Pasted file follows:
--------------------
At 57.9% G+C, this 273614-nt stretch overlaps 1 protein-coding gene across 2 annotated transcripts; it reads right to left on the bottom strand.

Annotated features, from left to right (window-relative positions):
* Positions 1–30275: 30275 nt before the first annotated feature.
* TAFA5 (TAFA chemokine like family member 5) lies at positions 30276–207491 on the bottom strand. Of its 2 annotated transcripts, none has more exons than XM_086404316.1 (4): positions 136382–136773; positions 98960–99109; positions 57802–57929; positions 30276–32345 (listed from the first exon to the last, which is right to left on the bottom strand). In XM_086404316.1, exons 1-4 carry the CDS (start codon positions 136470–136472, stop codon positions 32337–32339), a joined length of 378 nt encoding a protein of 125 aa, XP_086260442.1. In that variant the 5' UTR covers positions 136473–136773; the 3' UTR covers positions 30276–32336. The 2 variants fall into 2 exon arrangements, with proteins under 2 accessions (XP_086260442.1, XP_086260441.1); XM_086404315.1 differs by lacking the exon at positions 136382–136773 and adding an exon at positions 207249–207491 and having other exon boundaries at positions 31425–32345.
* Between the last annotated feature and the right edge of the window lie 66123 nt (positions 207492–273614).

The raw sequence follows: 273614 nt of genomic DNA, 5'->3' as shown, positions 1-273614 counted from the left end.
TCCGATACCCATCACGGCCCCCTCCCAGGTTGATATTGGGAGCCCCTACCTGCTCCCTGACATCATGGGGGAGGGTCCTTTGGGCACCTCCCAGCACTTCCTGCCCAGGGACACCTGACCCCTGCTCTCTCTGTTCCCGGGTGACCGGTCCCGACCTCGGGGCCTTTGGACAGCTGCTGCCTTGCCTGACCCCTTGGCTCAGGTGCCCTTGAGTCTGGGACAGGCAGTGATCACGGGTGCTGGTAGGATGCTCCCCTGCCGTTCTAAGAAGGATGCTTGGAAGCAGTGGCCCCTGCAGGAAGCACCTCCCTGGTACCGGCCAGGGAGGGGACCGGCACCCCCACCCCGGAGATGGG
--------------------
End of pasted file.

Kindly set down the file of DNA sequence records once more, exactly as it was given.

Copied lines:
At 57.9% G+C, this 273614-nt stretch overlaps 1 protein-coding gene across 2 annotated transcripts; it reads right to left on the bottom strand.

Annotated features, from left to right (window-relative positions):
* Positions 1–30275: 30275 nt before the first annotated feature.
* TAFA5 (TAFA chemokine like family member 5) lies at positions 30276–207491 on the bottom strand. Of its 2 annotated transcripts, none has more exons than XM_086404316.1 (4): positions 136382–136773; positions 98960–99109; positions 57802–57929; positions 30276–32345 (listed from the first exon to the last, which is right to left on the bottom strand). In XM_086404316.1, exons 1-4 carry the CDS (start codon positions 136470–136472, stop codon positions 32337–32339), a joined length of 378 nt encoding a protein of 125 aa, XP_086260442.1. In that variant the 5' UTR covers positions 136473–136773; the 3' UTR covers positions 30276–32336. The 2 variants fall into 2 exon arrangements, with proteins under 2 accessions (XP_086260442.1, XP_086260441.1); XM_086404315.1 differs by lacking the exon at positions 136382–136773 and adding an exon at positions 207249–207491 and having other exon boundaries at positions 31425–32345.
* Between the last annotated feature and the right edge of the window lie 66123 nt (positions 207492–273614).

The raw sequence follows: 273614 nt of genomic DNA, 5'->3' as shown, positions 1-273614 counted from the left end.
TCCGATACCCATCACGGCCCCCTCCCAGGTTGATATTGGGAGCCCCTACCTGCTCCCTGACATCATGGGGGAGGGTCCTTTGGGCACCTCCCAGCACTTCCTGCCCAGGGACACCTGACCCCTGCTCTCTCTGTTCCCGGGTGACCGGTCCCGACCTCGGGGCCTTTGGACAGCTGCTGCCTTGCCTGACCCCTTGGCTCAGGTGCCCTTGAGTCTGGGACAGGCAGTGATCACGGGTGCTGGTAGGATGCTCCCCTGCCGTTCTAAGAAGGATGCTTGGAAGCAGTGGCCCCTGCAGGAAGCACCTCCCTGGTACCGGCCAGGGAGGGGACCGGCACCCCCACCCCGGAGATGGG